Among the ridiculous ways people have made money, there are several gems that stand out. Billy-Bob teeth. Duck calls. Internet pan-handling. These stories inspire us because it seems like anybody can come up with a good – or idiotic, but popular – idea and sell it for millions of bucks. Well here’s a list of five people who did just that. Don’t be jealous of their wealth. Be envious of their enterprise.
Everybody dreams about making a fortune. Some people achieve their goal, making enough money to live how they want for the rest of their lives, and most people who earn a comfortable living do so in traditional ways: Advanced technical degrees, in-demand professions, technical knowledge consulting, or just buying low and selling high.
Some go about things differently, taking bigger risks to pursue their passions or for the promise of bigger rewards. These are the shop owners, the restauranteurs, the inventors. But then there are the truly inventive people. The trailblazers that make us say, “Why didn’t we think of that first?” The inventors who make us shake our head in wonder. The business people who hacked the system and found a loophole that was right in front of our eyes the entire time.
Jerry Springer once quipped, “People ask me all the time, ‘where do you find your guests?’ I reply, ‘I’m more amazed we can find an audience.’” Jerry was just joking about the demand for his special brand of low-class entertainment, but he was on to something. If there were dozens of Jerry Springer style shows, would there be a sizable audience for all of them? Jerry created a new type of TV entertainment. It seems obvious to us now that smut and drivel are a surefire path to high ratings, but when Jerry first came to television there was nothing like it. Jerry gave people something they didn’t know they wanted and, as a reward, the king of trashy television beat Oprah Winfrey in the ratings.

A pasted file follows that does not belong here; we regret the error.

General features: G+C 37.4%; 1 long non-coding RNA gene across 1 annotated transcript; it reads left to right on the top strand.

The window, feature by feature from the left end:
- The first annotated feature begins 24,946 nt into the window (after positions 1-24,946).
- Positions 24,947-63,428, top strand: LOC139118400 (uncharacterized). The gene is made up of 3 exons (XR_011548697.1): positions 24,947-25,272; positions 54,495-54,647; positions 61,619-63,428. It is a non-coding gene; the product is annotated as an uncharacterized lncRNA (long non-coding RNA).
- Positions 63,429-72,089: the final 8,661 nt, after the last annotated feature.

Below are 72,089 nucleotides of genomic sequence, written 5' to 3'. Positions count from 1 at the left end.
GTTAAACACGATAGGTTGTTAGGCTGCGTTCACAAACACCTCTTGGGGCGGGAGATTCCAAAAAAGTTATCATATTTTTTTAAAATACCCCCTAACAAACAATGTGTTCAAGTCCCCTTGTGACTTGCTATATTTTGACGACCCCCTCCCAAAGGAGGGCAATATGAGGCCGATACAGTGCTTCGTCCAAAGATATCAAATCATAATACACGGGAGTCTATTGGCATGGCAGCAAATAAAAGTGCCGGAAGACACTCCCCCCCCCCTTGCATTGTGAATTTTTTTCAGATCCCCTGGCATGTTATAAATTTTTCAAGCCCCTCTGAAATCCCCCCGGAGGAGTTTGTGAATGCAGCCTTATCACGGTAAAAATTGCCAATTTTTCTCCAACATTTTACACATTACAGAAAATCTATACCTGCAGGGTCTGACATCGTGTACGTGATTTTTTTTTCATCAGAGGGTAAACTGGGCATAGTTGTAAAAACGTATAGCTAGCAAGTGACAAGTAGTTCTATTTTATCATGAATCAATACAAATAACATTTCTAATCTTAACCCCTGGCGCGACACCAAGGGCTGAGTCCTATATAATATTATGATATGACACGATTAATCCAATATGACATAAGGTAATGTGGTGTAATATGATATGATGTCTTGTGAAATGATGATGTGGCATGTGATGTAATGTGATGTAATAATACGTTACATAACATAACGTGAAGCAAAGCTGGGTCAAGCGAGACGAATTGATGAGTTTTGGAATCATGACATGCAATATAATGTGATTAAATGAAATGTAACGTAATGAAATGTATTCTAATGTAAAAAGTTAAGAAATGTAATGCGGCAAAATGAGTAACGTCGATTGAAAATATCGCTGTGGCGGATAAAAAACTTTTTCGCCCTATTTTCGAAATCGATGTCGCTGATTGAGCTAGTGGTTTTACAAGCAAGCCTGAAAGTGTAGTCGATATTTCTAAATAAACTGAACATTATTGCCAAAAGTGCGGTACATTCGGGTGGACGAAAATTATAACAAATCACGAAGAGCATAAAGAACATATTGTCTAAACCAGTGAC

The innovators on this list – inventors, businesspeople, and master salespeople – all share that in common with Mr. Springer. They all looked at the world around them, had a moment of brilliance and the confidence to follow through with their inspiration. They all changed the world, for better or worse, and they all made incredible fortunes with in some truly strange ways.
5: The Cardboard Queen Of Hong Kong
Zhang Yin is the name of one of the richest people in all of China. She was, in 2010, the richest self made woman billionaire in the world, holding more than $4.6 billion. More than Oprah and J.K. Rowling. But she didn’t make her billions in media. Nor did she get rich on real estate. It wasn’t diamonds or oil or construction. Nope, Zhang Yin made her money from cardboard boxes, becoming the envy of hobos everywhere.
Zhang Yin started her company with $3,800 – her savings at the time. Her logic was simple: China was becoming a global exporter. Virtually everything shipped is packed in a cardboard box. So she bought scrap paper from the US and recycled it into boxes to ship Chinese goods with. Take a moment to consider the beautiful, ironic, poetic simplicity of her operation. She purchases paper from America at low prices, converts it into a higher price product and then sells it back to us at a premium. Zhang’s company, Nine Dragons Paper Holdings, sells us our own trash.
4: The Cutout King Of The UK